05 Sep Discussing Interior Design With Gretchen Black
Greg: Welcome to this edition of the Louisville Custom Homebuilder podcast series, brought to you by Louisville’s leading construction team, Artisan Signature Homes. I’m Greg, your host, and for today’s episode we are joined by Louisville’s best known and most accomplished custom and luxury home builder Jason Black.
Jason: Good morning, Greg. Well, today we have a very special guest. I’ve been trying for a year now to get her on the podcast and today is the day, so I want to introduce my lovely wife, Gretchen Black, who is an interior designer as well as a boutique owner here in Norton Commons, with her store, is called Lulubelles, so Gretchen, welcome and thanks for joining us this morning.
Gretchen: Thanks for having me. I appreciate it.
Greg: I’m looking forward to the opportunity because there’s a lot that I don’t know about interior design. I’m hoping between the two of you, you can help us out or help me out here. We could talk about interior design, straight up, or where it fits in the custom home building process. I’m curious about both, so I don’t know where you want to start.
Jason: Well, I think what we ought to do today, Greg, is talk about why you should have an interior designer when building a new custom home. There’s a lot of bits and pieces and moving parts with a custom home and people are investing hundreds of thousands of dollars if not more so it’s a small investment to make but it really can transform the house. I don’t want to steal the thunder here so I will ask Ms. Gretchen here what her thoughts are on why her services are needed when building a new home.
Gretchen: I often think about the world we live in now and what people are exposed to between HDTV, having things such as Pinterest to look on and oftentimes I think what happens is customers will see all these amazing ideas from magazines, from shows, from Pinterest boards and then when push comes to shove and they have to make these decisions, they’re kind of all over the place.
Our job as designers is to look at all of their ideas and hone in on what’s really important, what is it they want to portray in their house. Not only are we gearing and guiding and giving them ideas, but we’re also just trying to figure out really what their style is because anyone can watch a show and say, “I want to exactly have what this guy had in his bathroom,” but maybe their budget isn’t set up for that, so our job is to look at that, look at their budget and try to figure out how we can emulate that look and give them the home that they’ve dreamed about.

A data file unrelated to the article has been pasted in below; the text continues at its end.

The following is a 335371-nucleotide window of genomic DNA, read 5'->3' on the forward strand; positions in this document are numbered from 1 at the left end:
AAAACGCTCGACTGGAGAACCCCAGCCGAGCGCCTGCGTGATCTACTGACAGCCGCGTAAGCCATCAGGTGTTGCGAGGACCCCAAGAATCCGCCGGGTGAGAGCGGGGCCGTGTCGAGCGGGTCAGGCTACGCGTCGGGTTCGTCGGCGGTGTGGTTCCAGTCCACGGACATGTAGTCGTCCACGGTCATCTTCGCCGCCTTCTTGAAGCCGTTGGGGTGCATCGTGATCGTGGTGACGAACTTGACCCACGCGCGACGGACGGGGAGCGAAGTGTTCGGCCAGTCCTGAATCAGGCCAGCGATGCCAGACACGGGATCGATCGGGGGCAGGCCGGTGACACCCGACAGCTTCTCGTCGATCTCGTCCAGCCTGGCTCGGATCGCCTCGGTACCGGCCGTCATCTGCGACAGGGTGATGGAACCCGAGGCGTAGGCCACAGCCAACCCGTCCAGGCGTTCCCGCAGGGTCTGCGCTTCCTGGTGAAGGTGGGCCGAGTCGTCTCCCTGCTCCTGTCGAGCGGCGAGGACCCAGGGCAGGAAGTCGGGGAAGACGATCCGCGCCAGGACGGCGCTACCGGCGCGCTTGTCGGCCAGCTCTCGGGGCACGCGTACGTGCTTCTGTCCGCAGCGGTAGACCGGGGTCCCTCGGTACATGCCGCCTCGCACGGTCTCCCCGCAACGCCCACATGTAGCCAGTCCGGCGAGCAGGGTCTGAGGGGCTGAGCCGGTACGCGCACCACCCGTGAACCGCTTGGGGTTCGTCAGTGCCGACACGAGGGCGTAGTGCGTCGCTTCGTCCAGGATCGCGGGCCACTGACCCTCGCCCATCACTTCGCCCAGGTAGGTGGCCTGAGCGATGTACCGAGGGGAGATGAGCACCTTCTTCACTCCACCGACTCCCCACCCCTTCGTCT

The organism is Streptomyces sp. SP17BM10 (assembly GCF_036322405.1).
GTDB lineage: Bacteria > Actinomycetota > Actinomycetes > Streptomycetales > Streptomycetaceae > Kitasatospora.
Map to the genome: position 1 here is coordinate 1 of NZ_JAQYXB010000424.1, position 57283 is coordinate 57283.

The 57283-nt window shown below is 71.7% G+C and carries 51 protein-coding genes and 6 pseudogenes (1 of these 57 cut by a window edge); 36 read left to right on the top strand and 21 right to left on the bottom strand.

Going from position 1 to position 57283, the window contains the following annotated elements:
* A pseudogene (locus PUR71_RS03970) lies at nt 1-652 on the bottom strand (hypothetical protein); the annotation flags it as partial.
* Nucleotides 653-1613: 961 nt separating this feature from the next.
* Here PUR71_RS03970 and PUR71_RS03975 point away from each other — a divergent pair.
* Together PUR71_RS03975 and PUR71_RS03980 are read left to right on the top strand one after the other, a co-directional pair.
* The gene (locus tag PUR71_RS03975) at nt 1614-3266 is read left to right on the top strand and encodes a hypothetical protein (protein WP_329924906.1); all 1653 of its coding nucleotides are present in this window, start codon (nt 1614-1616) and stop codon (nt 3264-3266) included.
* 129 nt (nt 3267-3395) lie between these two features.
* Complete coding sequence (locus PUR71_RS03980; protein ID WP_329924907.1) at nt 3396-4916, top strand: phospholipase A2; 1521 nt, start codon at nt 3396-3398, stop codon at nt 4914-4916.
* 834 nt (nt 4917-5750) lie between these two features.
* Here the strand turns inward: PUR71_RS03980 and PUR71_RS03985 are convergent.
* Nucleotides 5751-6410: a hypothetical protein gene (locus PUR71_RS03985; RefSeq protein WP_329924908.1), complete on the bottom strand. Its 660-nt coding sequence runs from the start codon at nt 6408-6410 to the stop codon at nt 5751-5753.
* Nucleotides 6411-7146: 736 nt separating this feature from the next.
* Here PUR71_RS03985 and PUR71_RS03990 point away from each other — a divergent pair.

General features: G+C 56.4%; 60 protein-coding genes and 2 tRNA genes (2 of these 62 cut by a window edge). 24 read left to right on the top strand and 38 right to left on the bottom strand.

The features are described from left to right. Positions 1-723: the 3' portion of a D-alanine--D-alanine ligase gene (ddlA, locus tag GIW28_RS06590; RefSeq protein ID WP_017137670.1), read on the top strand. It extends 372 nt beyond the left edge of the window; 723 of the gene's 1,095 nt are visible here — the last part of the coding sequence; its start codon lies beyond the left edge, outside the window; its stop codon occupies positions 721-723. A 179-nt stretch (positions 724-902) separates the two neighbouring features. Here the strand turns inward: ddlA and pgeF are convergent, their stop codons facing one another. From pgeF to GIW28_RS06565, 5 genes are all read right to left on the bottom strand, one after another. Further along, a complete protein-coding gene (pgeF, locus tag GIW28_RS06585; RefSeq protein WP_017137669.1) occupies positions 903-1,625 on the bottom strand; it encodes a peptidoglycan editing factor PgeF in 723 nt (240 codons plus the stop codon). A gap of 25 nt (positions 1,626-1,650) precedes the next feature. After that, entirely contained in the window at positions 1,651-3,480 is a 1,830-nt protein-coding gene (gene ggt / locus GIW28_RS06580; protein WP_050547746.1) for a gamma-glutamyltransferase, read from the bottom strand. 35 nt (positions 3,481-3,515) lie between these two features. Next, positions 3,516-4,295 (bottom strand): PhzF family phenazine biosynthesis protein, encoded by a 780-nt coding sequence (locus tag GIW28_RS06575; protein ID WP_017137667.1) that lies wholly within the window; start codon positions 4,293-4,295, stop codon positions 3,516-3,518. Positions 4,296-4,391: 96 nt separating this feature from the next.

Greg: Where in the process would you get involved? I guess that’s two questions. Where do people usually get you involved and where should you get involved? Two different things, right?
Gretchen: Right. I think the earlier, the better. I like to see a set of blueprints before someone breaks ground. For me, if I can look at a bathroom design and say, “Wow, did you really need your shower that big,” or “How about we separate the cabinets like this,” before we have to go in and make change orders, which I know is one of Jason’s least favorite things to tell a customer because change order equals, cost money. I would like to see blueprints in hand and meet with customers even before they break ground. That way we can set a realistic budget for tile, for cabinets, for lighting, for all those things that people tend to go over budget on.
Jason: One thing, too, as wonderful as architects and designers are when it comes to designing a house, sometimes they don’t live in them. Well, obviously they probably do live in a house, but they don’t think about how furniture is going to be placed in a room or how you’re going to work in the kitchen or how you’re going to work in the bathroom so I think that’s one thing that I always like to run ideas by Gretchen when I’m doing a preliminary plan and say, “Hey, what do you think about this,” and I may think it’s the greatest plan and she’s like, “Well, did you ever think about this,” and that’s where we can tweak a plan before the construction drawings are finalized, so I do agree. The earlier on in the process, the better to get a designer involved.
Greg: How do you actually find out how a client lives in their house and how they’re going to live in the next house? It sounds like you all are talking about two different things: how do they actually use the space and what do they want the space to look like? How do you figure those things out to give yourself enough time to build the house that they want to be built?
Gretchen: I generally would like, my ideal situation is to meet the clients in their existing home-
Greg: Very early in the process?
Gretchen: Yeah, assuming they haven’t already sold a home and they’re not living in a rental but for me just to kind of get an idea of why are they building a house? What didn’t work for the house for them in the house that they’re living in? Was it that the kitchen was too small or they didn’t have an open floor plan? Those are all things that it’s nice to talk through like, “What’s not working in this house that made you decide that you wanted to move,” so moving forward, we make sure that the new house has those functions and that certain look that they aspire to have.
Greg: Do you come at this with a set of ideas that you know that work for most people, and you like to use those ideas for most people or is it a really blank canvas and it’s custom tailored to each person that comes to a new house?
Gretchen: I would like to believe that everything is customized per the client but also at the end of the day they have to keep in mind if they have brought me on a certain project that I also have a certain design aesthetic that I really keep tried-and-true to, that’s true to how I design houses and design spaces, so you would not see me design a super modern interior because that’s not true to what I’m passionate about into design. I like to keep that in mind.